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Joint ICCS/LFCS Seminar Grammatical Specification in ASL: Germanic Dependent Clause Order

Michael Newton Aurema Pty Limited 3pm Friday 29 September 2000 Psychology Dept, George Square, room F21 Michael Newton's 1992 PhD thesis on the application of ideas from algebraic specification to linguistics was supervised at Edinburgh by Ewan Klein and Don Sannella. Contact Lex Holt if you would like to meet the speaker during his visit here. This seminar is arranged in collaboration with the Institute for Communicating and Collaborative Systems.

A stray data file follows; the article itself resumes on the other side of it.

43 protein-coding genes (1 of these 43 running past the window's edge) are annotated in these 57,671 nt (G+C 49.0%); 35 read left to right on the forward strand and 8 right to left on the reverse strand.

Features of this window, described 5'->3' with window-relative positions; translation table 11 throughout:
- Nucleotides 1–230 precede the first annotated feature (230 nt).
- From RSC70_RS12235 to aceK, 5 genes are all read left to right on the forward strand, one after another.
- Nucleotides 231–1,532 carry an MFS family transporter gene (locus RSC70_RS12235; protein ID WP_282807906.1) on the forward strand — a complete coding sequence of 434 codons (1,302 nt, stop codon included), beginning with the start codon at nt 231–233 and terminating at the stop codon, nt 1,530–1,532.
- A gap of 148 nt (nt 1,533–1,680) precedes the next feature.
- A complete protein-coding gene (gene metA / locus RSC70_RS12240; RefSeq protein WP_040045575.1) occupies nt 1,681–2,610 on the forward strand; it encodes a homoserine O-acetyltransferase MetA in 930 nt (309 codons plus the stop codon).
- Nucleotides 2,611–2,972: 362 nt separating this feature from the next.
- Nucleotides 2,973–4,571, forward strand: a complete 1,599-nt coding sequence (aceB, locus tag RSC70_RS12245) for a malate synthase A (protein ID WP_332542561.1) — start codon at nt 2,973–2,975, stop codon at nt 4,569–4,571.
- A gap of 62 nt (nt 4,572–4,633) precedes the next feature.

I consider the use of the algebraic specification language ASL (Sannella & Wirsing, 1983) in treating dependent clause word order in English, German and Dutch. ASL is a wide-spectrum language, in which one can write loose specifications, admitting of non-isomorphic models. Within the language, one can describe the relationship between one's abstract, inspecific notion of the properties a grammar should have, and the specific grammars which one employs in seeking to test and refine this notion. A loose specification can also act as a parameter in a specification embodying formally the idea that a grammatical contruction, intended to account, say, for a particular linguistic phenomenon, could be made to work equally well in a variety of grammatical frameworks, or in accounting for a variety of natural languages.

Sannella, D.T. and Wirsing, M. (1983) A kernel language for algebraic specification and implementation. Report CSR-131-83, Department of Computer Science, University of Edinburgh, 1983.

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